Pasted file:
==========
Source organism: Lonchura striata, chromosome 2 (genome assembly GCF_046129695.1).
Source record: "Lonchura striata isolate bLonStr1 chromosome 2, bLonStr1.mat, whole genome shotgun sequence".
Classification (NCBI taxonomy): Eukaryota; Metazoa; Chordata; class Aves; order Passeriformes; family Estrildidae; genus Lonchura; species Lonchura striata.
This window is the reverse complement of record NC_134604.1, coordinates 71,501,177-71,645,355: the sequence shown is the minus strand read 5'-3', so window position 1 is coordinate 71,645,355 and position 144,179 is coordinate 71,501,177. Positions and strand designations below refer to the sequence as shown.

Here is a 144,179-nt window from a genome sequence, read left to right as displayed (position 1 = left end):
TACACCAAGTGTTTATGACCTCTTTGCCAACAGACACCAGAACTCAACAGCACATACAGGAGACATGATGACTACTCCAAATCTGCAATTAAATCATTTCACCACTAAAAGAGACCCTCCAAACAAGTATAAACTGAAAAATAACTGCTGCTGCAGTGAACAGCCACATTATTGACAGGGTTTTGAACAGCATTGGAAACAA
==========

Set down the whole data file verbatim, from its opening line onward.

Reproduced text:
Source organism: Lonchura striata, chromosome 2 (genome assembly GCF_046129695.1).
Source record: "Lonchura striata isolate bLonStr1 chromosome 2, bLonStr1.mat, whole genome shotgun sequence".
Classification (NCBI taxonomy): Eukaryota; Metazoa; Chordata; class Aves; order Passeriformes; family Estrildidae; genus Lonchura; species Lonchura striata.
This window is the reverse complement of record NC_134604.1, coordinates 71,501,177-71,645,355: the sequence shown is the minus strand read 5'-3', so window position 1 is coordinate 71,645,355 and position 144,179 is coordinate 71,501,177. Positions and strand designations below refer to the sequence as shown.

Here is a 144,179-nt window from a genome sequence, read left to right as displayed (position 1 = left end):
TACACCAAGTGTTTATGACCTCTTTGCCAACAGACACCAGAACTCAACAGCACATACAGGAGACATGATGACTACTCCAAATCTGCAATTAAATCATTTCACCACTAAAAGAGACCCTCCAAACAAGTATAAACTGAAAAATAACTGCTGCTGCAGTGAACAGCCACATTATTGACAGGGTTTTGAACAGCATTGGAAACAA